Essay on Villains in Much Ado About Nothing and Othello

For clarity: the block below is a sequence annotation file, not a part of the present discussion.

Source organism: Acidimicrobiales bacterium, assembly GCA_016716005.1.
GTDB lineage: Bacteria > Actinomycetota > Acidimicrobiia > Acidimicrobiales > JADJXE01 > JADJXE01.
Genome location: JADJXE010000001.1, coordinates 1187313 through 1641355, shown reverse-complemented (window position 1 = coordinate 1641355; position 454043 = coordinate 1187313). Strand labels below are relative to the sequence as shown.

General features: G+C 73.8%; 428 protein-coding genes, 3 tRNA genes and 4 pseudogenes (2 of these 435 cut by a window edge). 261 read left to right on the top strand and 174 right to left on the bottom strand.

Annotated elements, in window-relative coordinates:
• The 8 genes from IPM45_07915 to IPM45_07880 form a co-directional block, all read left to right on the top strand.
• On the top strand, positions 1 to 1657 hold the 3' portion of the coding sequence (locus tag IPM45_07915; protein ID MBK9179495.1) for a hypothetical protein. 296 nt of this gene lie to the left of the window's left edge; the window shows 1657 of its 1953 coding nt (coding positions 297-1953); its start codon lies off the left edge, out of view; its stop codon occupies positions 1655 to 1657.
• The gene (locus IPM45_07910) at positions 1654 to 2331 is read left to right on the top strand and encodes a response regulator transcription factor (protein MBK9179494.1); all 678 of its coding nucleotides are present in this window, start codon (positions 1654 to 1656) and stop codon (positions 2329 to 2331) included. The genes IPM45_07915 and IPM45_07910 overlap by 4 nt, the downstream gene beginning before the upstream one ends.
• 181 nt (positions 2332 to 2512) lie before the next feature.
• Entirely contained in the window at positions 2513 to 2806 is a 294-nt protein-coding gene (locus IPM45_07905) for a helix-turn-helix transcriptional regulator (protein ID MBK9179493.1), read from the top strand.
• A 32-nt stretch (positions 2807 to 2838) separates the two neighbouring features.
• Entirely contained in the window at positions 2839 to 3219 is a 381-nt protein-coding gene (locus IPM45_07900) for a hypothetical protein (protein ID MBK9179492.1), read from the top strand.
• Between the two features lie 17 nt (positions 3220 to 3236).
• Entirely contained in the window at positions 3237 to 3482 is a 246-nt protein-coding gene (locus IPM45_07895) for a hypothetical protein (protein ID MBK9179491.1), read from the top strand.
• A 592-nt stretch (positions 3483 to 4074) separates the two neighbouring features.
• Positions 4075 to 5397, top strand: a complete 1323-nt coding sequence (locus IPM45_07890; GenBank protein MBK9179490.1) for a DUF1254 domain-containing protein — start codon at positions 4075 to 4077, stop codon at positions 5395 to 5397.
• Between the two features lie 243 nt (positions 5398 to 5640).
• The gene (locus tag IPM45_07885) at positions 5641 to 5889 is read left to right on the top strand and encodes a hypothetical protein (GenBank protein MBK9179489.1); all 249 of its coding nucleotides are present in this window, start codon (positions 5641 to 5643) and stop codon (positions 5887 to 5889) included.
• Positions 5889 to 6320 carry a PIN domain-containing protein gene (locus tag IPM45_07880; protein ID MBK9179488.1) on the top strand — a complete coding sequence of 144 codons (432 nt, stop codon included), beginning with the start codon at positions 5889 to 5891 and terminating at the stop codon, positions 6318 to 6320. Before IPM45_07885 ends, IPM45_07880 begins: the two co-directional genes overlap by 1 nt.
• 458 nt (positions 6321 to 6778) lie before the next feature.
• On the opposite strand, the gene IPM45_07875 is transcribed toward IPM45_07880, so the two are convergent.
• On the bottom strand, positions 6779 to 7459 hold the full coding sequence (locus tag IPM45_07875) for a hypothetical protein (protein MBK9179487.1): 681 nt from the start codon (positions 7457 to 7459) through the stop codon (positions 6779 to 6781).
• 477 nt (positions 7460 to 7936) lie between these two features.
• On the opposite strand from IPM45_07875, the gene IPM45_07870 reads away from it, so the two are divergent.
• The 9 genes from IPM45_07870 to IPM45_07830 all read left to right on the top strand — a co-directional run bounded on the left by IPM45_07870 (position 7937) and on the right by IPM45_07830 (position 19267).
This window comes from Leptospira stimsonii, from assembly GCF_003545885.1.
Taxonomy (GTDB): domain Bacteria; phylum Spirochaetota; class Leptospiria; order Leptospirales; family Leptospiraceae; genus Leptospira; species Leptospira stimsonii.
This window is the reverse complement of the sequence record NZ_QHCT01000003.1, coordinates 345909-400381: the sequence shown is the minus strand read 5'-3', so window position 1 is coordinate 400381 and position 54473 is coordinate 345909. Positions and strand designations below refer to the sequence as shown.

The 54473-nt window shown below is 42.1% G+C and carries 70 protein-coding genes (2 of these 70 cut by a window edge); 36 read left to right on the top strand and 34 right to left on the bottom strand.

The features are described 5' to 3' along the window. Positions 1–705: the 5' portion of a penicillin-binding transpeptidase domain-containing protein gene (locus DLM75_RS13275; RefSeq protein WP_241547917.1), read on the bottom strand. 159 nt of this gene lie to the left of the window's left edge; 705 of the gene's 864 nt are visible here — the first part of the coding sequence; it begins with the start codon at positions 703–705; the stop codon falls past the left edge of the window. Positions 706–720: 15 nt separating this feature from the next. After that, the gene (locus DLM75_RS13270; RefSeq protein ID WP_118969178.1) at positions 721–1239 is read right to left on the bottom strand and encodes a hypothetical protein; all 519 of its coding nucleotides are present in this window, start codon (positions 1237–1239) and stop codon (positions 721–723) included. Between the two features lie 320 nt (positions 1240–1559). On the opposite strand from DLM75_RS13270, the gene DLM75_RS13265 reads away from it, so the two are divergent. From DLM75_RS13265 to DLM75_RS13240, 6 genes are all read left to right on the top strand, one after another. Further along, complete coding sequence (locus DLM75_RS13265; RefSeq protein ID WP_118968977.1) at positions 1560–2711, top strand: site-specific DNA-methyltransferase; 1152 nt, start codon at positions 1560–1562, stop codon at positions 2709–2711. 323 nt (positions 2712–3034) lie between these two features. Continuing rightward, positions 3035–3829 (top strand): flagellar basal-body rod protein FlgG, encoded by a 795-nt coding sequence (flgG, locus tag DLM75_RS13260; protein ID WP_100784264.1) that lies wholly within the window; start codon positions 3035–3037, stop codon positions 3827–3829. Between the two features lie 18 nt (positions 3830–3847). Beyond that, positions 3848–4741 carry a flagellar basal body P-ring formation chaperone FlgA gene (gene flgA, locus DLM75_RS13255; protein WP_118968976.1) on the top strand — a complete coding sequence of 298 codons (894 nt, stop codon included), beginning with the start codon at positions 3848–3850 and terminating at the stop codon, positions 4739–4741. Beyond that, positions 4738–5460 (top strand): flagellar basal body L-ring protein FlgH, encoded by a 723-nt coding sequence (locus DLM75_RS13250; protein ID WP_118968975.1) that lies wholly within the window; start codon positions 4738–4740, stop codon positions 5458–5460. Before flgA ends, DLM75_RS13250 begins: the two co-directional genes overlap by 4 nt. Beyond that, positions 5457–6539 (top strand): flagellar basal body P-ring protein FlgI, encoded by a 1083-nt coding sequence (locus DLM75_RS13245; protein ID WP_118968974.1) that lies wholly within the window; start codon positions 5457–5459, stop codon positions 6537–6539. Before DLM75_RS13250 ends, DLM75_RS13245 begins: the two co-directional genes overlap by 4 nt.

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Comparing the Villains in Much Ado About Nothing and Othello The two villains in Much Ado About Nothing and Othello share much in common, despite their numerous differences. It is evident that Shakespeare framed the second piece of literature to be similar to the first. Although shorter, the plot of “Othello” is definitely more complex. The villains play a major part in the novels, and are very much alike in their line of thinking. The comedy, “Much Ado About Nothing” depicts the story of a group of high-ranking soldiers who travel through a town called Messina. They had been to the town before, and this time Claudio confesses his love for the governor’s daughter, Hero. Because Leonato is so fond of Claudio, the wedding is set to be a few days away. This gives Don John, Claudio’s bastard brother, a chance to show his true hatred for Claudio. He comes up with a scheme to make Claudio think that Hero is cheating by dressing Margaret in her clothing and perching her near the window with another man. When Claudio sees this, he says that he will humiliate Hero instead of marrying her. The next day Claudio does exactly as he had said, degrading Hero in front of all her family and friends. Because she did not cheat on him, she did not expect that kind of reaction. She is so dejected that she faints, and everyone assumes she is dead. Eventually Borrachio is overheard talking about Don John’s plan, and Don John is arrested. Later Claudio learns that Hero is not actually dead, and they are finally married. “Othello”’... ... middle of paper ... ...io merely humiliated Hero. Iago seeks revenge on Othello for two reasons: he suspects Othello slept with Emilia, and he also despises Othello for choosing Cassio as lieutenant instead of him. One final and resounding difference between Don John and Iago has to do with the past of each character. Shakespeare portrays Iago as an intelligent and sometimes caring character until Othello supposedly wrongs him. On the other hand, Don John has more of an evil aura about him, and shows his hatred for Claudio right from the start. Overall, the characters of Don John and Iago are very similar, although the latter is much more intelligent and complex. These two men are what draw the reader’s attention to the novel, and share so much in common that the two seemingly unrelated works are read in tandem constantly.

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